The long national nightmare is still with us.
One of the attorneys for New England Patriots quarterback Tom Brady indicated on Good Morning America that his side will appeal the four-game suspension that was reinstated by the Second Circuit United States Court of Appeals earlier this spring.
This all stems from the NFL determining that Brady played a role in the improper inflation of footballs prior to a playoff game against the Indianapolis Colts in January of 2015.
Brady was initially suspended four games for his alleged involvement in the “Deflategate” scandal, only to see said suspension overturned by the courts. Once the appeals court sided with the NFL earlier this year, Brady’s next step was always going to be an attempt to get the case heard by the whole court.
That’s exactly what Brady’s lawyer, the famed Ted Olson, told the early-morning ABC talk show on Monday:
“Our two primary arguments are that the commissioner in the first place conducted an investigation and then the commissioner imposed discipline. Then the commissioner appointed himself as an appellate judge or an arbitrator and then decided something new in the appellate process, abandoning the grounds that were the original basis for the supposed discipline,” Olson said, via CBS Sports. “That’s No. 1, and an appellate judge is supposed to look at the record and make a decision on the basis of what happened before. He departed from what happened before. Secondly he ignored important provisions of the CBA about discipline that might be imposed for equipment violations. He departed from that completely and went off the track.”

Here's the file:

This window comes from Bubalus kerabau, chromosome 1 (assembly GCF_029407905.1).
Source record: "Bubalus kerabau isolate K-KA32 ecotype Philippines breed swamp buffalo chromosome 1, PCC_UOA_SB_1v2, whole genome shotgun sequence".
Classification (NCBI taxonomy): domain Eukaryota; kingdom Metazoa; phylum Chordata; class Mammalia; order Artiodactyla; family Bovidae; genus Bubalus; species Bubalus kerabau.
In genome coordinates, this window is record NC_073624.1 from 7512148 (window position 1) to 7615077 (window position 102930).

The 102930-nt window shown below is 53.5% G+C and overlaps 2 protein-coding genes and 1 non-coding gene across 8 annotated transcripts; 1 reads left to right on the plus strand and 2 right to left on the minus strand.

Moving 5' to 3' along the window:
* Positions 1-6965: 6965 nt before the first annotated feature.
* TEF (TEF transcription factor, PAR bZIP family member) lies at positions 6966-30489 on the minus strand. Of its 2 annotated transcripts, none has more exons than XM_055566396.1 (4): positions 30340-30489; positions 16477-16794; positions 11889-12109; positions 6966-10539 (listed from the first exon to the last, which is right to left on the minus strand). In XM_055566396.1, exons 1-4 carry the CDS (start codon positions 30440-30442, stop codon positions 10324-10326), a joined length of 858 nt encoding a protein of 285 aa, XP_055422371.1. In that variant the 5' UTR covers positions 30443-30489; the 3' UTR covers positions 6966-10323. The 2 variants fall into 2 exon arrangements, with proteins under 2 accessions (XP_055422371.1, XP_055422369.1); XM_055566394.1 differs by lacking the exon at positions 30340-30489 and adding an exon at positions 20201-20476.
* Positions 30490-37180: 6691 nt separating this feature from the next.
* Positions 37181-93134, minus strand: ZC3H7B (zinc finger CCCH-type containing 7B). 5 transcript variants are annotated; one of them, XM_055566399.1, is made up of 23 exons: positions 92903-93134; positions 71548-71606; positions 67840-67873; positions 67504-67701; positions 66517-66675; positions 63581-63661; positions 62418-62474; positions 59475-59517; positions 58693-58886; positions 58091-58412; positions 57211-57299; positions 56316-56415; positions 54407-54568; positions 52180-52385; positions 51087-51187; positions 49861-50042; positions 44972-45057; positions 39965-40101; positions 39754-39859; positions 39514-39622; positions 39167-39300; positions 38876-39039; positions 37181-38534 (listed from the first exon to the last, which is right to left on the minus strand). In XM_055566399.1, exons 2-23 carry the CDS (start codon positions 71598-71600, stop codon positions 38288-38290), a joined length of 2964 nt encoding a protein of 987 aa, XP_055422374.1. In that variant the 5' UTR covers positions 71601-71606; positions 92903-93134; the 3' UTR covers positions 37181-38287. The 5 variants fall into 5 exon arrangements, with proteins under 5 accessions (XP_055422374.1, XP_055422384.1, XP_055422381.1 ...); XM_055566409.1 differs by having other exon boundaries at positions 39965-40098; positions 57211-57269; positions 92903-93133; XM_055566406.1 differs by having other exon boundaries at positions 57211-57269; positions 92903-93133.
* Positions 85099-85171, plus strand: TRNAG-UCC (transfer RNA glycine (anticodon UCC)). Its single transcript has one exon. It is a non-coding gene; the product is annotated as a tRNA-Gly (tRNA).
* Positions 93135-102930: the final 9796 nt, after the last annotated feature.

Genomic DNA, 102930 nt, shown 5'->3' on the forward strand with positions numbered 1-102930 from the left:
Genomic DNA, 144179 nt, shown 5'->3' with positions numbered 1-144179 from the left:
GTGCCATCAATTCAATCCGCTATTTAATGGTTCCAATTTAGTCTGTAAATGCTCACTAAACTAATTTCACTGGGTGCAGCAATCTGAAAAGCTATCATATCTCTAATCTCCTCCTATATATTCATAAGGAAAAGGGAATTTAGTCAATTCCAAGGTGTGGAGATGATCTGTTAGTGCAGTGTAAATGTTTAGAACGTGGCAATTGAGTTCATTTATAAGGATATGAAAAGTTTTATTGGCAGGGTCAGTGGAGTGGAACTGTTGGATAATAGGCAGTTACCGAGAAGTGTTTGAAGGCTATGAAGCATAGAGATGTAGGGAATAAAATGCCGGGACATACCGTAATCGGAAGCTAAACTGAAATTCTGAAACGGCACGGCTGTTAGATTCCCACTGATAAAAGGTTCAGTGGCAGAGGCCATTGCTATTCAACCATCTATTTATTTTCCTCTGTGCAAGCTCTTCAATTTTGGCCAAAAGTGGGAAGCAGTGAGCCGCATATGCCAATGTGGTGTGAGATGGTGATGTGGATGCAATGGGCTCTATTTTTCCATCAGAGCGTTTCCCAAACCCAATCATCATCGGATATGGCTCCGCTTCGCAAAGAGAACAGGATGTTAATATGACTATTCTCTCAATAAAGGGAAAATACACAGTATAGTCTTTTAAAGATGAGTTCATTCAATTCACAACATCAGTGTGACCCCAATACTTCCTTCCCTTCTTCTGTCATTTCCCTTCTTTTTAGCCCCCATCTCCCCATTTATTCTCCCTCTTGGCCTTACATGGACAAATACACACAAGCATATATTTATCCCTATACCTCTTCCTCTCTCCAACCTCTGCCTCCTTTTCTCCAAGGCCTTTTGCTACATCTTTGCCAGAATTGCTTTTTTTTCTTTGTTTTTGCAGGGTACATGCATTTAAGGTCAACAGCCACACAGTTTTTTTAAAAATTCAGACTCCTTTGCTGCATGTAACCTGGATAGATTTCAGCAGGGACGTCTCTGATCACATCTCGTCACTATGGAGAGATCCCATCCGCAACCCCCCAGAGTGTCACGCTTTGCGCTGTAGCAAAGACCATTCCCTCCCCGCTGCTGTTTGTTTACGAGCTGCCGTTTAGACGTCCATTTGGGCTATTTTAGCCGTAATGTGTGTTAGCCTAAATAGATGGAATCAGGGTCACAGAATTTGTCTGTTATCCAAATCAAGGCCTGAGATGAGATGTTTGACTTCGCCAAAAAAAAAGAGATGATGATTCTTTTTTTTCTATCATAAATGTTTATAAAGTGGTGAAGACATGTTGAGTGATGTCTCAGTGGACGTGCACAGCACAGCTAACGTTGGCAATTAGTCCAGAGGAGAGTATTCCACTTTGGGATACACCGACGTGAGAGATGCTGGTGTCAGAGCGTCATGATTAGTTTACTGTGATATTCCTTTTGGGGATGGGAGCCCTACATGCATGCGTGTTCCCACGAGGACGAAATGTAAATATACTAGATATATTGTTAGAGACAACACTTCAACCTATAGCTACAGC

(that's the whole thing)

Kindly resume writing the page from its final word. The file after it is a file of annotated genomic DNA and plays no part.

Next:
The addition of Olson to Brady’s legal team could be a sure-fire sign that the quarterback will look to take this to the highest court should this latest bid fail.
Olson has argued over a dozen cases in the United States Supreme Court, most notably a successful foray into the court while representing then presidential candidate George W. Bush in “Bush v. Gore” during the 2000 presidential election.
He served as the Solicitor General of the United States under Bush and Assistant Attorney General in the Reagan Administration.
What does this all mean? If a full appeals court hearing is granted, Brady will likely see his four-game suspension stayed until the case is settled. This means the issue would drag on beyond the 2016 season.
If it’s not granted, there’s no reason to believe that Brady and his team won’t take this to the highest court.